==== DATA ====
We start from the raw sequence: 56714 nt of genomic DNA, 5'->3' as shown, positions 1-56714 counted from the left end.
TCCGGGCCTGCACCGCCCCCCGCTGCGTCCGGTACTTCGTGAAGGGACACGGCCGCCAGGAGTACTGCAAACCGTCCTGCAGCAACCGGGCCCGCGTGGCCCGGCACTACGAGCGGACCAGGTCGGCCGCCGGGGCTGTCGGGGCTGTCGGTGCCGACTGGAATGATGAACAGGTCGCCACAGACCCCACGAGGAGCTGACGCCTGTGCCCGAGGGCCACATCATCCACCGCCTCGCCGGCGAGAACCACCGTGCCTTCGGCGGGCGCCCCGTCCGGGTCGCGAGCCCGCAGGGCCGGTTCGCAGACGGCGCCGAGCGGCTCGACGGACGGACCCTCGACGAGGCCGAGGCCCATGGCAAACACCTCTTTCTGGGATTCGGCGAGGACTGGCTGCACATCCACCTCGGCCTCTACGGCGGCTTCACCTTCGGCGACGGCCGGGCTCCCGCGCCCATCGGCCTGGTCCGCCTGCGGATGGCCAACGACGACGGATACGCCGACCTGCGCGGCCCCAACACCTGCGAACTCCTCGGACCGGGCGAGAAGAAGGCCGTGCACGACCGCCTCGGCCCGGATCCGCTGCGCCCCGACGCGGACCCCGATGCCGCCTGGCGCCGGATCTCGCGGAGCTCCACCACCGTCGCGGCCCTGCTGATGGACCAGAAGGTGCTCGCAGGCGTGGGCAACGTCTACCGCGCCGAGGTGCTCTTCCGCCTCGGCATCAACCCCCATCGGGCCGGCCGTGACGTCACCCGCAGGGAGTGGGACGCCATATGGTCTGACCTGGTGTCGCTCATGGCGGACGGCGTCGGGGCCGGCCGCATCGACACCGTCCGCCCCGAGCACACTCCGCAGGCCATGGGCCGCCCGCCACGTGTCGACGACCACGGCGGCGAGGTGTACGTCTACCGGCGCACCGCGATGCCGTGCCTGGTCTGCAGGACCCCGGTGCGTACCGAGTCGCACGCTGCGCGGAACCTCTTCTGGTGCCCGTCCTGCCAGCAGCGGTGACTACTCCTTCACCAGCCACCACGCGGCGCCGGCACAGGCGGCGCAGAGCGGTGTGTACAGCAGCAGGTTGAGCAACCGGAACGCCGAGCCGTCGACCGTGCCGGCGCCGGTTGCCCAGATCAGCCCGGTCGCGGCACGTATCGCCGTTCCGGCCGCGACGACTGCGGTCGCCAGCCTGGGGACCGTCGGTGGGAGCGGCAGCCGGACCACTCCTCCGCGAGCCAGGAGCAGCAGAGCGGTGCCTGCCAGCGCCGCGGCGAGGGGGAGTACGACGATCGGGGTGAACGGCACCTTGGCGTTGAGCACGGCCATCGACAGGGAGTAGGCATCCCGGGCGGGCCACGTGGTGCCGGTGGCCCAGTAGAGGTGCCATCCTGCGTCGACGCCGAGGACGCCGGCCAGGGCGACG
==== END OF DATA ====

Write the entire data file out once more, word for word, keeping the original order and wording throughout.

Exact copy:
We start from the raw sequence: 56714 nt of genomic DNA, 5'->3' as shown, positions 1-56714 counted from the left end.
TCCGGGCCTGCACCGCCCCCCGCTGCGTCCGGTACTTCGTGAAGGGACACGGCCGCCAGGAGTACTGCAAACCGTCCTGCAGCAACCGGGCCCGCGTGGCCCGGCACTACGAGCGGACCAGGTCGGCCGCCGGGGCTGTCGGGGCTGTCGGTGCCGACTGGAATGATGAACAGGTCGCCACAGACCCCACGAGGAGCTGACGCCTGTGCCCGAGGGCCACATCATCCACCGCCTCGCCGGCGAGAACCACCGTGCCTTCGGCGGGCGCCCCGTCCGGGTCGCGAGCCCGCAGGGCCGGTTCGCAGACGGCGCCGAGCGGCTCGACGGACGGACCCTCGACGAGGCCGAGGCCCATGGCAAACACCTCTTTCTGGGATTCGGCGAGGACTGGCTGCACATCCACCTCGGCCTCTACGGCGGCTTCACCTTCGGCGACGGCCGGGCTCCCGCGCCCATCGGCCTGGTCCGCCTGCGGATGGCCAACGACGACGGATACGCCGACCTGCGCGGCCCCAACACCTGCGAACTCCTCGGACCGGGCGAGAAGAAGGCCGTGCACGACCGCCTCGGCCCGGATCCGCTGCGCCCCGACGCGGACCCCGATGCCGCCTGGCGCCGGATCTCGCGGAGCTCCACCACCGTCGCGGCCCTGCTGATGGACCAGAAGGTGCTCGCAGGCGTGGGCAACGTCTACCGCGCCGAGGTGCTCTTCCGCCTCGGCATCAACCCCCATCGGGCCGGCCGTGACGTCACCCGCAGGGAGTGGGACGCCATATGGTCTGACCTGGTGTCGCTCATGGCGGACGGCGTCGGGGCCGGCCGCATCGACACCGTCCGCCCCGAGCACACTCCGCAGGCCATGGGCCGCCCGCCACGTGTCGACGACCACGGCGGCGAGGTGTACGTCTACCGGCGCACCGCGATGCCGTGCCTGGTCTGCAGGACCCCGGTGCGTACCGAGTCGCACGCTGCGCGGAACCTCTTCTGGTGCCCGTCCTGCCAGCAGCGGTGACTACTCCTTCACCAGCCACCACGCGGCGCCGGCACAGGCGGCGCAGAGCGGTGTGTACAGCAGCAGGTTGAGCAACCGGAACGCCGAGCCGTCGACCGTGCCGGCGCCGGTTGCCCAGATCAGCCCGGTCGCGGCACGTATCGCCGTTCCGGCCGCGACGACTGCGGTCGCCAGCCTGGGGACCGTCGGTGGGAGCGGCAGCCGGACCACTCCTCCGCGAGCCAGGAGCAGCAGAGCGGTGCCTGCCAGCGCCGCGGCGAGGGGGAGTACGACGATCGGGGTGAACGGCACCTTGGCGTTGAGCACGGCCATCGACAGGGAGTAGGCATCCCGGGCGGGCCACGTGGTGCCGGTGGCCCAGTAGAGGTGCCATCCTGCGTCGACGCCGAGGACGCCGGCCAGGGCGACG